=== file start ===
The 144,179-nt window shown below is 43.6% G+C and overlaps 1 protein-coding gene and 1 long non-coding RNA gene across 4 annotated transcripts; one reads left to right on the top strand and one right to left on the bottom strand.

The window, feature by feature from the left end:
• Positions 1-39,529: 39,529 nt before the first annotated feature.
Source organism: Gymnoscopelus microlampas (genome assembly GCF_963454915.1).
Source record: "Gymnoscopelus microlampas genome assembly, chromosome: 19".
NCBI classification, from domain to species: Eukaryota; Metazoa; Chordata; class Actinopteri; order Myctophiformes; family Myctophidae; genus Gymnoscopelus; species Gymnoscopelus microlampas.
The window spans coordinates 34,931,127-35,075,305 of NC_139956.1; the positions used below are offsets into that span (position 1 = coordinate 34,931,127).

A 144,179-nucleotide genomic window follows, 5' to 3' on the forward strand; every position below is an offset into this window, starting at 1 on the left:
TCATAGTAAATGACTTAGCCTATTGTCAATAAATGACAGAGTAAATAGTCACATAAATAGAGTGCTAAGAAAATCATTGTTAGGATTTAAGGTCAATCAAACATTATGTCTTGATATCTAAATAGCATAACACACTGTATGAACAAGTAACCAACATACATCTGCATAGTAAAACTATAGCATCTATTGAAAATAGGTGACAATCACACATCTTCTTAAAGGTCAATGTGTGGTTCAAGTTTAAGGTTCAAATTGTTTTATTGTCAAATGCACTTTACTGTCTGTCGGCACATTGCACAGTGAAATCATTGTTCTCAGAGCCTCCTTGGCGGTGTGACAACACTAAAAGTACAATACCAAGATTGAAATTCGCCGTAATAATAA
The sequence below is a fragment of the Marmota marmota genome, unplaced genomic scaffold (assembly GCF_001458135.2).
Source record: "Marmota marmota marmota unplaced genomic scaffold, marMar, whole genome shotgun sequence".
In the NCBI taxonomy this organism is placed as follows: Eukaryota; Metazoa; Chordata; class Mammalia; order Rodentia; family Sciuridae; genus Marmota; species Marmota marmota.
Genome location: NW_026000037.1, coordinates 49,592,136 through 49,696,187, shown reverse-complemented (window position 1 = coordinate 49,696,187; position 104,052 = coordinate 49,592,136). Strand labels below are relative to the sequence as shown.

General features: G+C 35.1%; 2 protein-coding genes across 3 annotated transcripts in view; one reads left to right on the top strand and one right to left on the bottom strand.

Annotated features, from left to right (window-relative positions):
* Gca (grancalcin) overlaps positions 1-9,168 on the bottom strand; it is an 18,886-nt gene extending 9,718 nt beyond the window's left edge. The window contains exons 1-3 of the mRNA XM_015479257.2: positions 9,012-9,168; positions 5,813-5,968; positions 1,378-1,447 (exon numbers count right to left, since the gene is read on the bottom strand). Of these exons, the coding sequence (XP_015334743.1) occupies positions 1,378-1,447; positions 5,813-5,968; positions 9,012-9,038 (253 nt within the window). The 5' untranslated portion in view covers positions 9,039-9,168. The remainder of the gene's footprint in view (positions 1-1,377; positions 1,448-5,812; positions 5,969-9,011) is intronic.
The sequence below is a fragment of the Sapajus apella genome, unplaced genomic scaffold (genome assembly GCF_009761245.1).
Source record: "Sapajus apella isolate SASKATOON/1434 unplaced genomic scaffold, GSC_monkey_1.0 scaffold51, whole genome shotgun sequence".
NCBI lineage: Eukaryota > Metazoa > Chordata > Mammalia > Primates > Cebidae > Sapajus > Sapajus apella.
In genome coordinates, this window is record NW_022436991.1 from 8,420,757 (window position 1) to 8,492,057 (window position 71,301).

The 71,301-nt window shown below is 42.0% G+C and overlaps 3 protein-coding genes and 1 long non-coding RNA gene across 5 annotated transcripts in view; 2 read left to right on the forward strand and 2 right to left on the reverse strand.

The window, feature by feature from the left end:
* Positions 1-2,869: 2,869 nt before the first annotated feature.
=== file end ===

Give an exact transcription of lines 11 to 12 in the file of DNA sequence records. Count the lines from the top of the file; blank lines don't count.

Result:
Source record: "Marmota marmota marmota unplaced genomic scaffold, marMar, whole genome shotgun sequence".
In the NCBI taxonomy this organism is placed as follows: Eukaryota; Metazoa; Chordata; class Mammalia; order Rodentia; family Sciuridae; genus Marmota; species Marmota marmota.